Diagnostic performance of dual-energy CT for the detection of bone marrow oedema: a systematic review and meta-analysis

Chong Hyun Suh, Seong Jong Yun, Wook Jin, Sun Hwa Lee, So Young Park, Chang Woo Ryu

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64 Scopus citations


Objectives: The aim of this systematic review and meta-analysis was to assess the sensitivity and specificity of dual-energy CT (DECT) for the detection of bone marrow oedema (BME). Methods: An electronic search of the PubMed and EMBASE databases was conducted. Bivariate modelling and hierarchical summary receiver-operating characteristic modelling were performed to evaluate the overall diagnostic performance of DECT for BME. Subgroup analysis was performed according to the assessment type (qualitative vs. quantitative) and anatomical location (spine vs. appendicular skeleton). Meta-regression analyses were performed according to the subject, study, and DECT characteristics. Results: Twelve eligible studies (1901 lesions, 450 patients) were included. DECT exhibited a pooled sensitivity of 0.85 [95% confidence interval (CI): 0.78–0.90] and a pooled specificity of 0.97 (95% CI: 0.92–0.98) for BME detection. In addition, the diagnostic performance of qualitative assessment (sensitivity, 0.85; specificity, 0.97) was higher than that of quantitative assessment (sensitivity, 0.84; specificity, 0.88) of DECT findings. The diagnostic performance of DECT for the spine (sensitivity, 0.84; specificity, 0.98) and appendicular skeleton (sensitivity, 0.84; specificity, 0.93) were excellent. According to meta-regression analysis, the use of a tin filter, ≥ 2 image planes, and a slice thickness < 1 mm tended to exhibit higher sensitivity and hyperacute stage BME (< 24 h) tended to exhibit lower sensitivity. Conclusions: These findings indicate that DECT has excellent sensitivity and specificity for BME detection. Qualitative assessment of DECT findings obtained using a tin filter, ≥ 2 image planes, and a 0.5-1-mm slice thickness in the acute stage BME (≥24 h) is recommended for more sensitive diagnosis. Key Points: • Overall, DECT is useful for the detection of BME (sensitivity, 85%; specificity-97%). • Qualitative assessment (sensitivity-85%; specificity-97%) is more accurate than quantitative assessment (sensitivity-84%; specificity-88%). • DECT showed excellent diagnostic performance for both the spine/appendicular skeleton (sensitivity-84%/84%; specificity-98%/93%).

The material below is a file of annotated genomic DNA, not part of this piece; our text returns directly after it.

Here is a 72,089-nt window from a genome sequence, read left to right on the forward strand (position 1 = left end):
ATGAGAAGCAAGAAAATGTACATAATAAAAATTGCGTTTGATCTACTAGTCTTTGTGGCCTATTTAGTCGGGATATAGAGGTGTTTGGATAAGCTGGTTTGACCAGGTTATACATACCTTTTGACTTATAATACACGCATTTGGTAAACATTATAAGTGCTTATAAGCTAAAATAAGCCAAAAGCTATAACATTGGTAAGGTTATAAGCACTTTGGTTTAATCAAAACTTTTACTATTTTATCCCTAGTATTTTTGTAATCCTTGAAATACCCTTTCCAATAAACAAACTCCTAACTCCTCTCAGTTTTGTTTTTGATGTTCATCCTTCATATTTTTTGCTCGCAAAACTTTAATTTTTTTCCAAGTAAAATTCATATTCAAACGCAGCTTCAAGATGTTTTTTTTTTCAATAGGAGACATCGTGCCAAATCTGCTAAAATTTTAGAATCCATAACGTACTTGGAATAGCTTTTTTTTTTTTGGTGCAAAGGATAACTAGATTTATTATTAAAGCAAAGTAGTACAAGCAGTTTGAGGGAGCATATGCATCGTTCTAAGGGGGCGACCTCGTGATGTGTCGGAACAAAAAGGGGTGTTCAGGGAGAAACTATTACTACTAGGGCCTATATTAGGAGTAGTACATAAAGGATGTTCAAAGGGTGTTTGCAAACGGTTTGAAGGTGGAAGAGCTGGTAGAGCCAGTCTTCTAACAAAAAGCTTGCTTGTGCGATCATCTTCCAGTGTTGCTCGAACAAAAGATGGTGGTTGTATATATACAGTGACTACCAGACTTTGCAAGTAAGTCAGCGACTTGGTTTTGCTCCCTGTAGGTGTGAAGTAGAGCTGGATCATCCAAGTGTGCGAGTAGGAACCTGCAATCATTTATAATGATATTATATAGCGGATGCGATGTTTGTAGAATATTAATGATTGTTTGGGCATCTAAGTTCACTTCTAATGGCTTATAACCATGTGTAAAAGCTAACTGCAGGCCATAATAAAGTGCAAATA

Original languageEnglish
Pages (from-to)4182-4194
Number of pages13
JournalEuropean Radiology
Issue number10
StatePublished - 1 Oct 2018

Bibliographical note

Publisher Copyright:
© 2018, European Society of Radiology.


  • Bone marrow
  • Dual-energy scanned projection radiography
  • Meta-analysis
  • Multidetector computed tomography
  • Sensitivity


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